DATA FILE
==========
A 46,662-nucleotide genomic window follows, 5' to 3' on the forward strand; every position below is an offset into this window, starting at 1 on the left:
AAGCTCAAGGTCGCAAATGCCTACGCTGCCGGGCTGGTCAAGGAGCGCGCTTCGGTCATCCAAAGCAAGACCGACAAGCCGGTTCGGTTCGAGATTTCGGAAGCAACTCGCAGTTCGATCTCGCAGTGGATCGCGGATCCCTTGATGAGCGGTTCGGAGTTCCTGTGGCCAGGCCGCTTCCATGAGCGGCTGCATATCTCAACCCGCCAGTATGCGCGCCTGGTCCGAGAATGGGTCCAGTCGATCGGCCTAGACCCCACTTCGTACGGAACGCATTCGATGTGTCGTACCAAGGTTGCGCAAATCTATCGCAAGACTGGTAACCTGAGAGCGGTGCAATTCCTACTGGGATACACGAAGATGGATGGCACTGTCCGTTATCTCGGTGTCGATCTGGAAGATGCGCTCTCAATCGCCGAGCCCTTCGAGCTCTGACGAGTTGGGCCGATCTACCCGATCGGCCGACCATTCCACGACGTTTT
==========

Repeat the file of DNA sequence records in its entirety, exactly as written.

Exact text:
A 46,662-nucleotide genomic window follows, 5' to 3' on the forward strand; every position below is an offset into this window, starting at 1 on the left:
AAGCTCAAGGTCGCAAATGCCTACGCTGCCGGGCTGGTCAAGGAGCGCGCTTCGGTCATCCAAAGCAAGACCGACAAGCCGGTTCGGTTCGAGATTTCGGAAGCAACTCGCAGTTCGATCTCGCAGTGGATCGCGGATCCCTTGATGAGCGGTTCGGAGTTCCTGTGGCCAGGCCGCTTCCATGAGCGGCTGCATATCTCAACCCGCCAGTATGCGCGCCTGGTCCGAGAATGGGTCCAGTCGATCGGCCTAGACCCCACTTCGTACGGAACGCATTCGATGTGTCGTACCAAGGTTGCGCAAATCTATCGCAAGACTGGTAACCTGAGAGCGGTGCAATTCCTACTGGGATACACGAAGATGGATGGCACTGTCCGTTATCTCGGTGTCGATCTGGAAGATGCGCTCTCAATCGCCGAGCCCTTCGAGCTCTGACGAGTTGGGCCGATCTACCCGATCGGCCGACCATTCCACGACGTTTT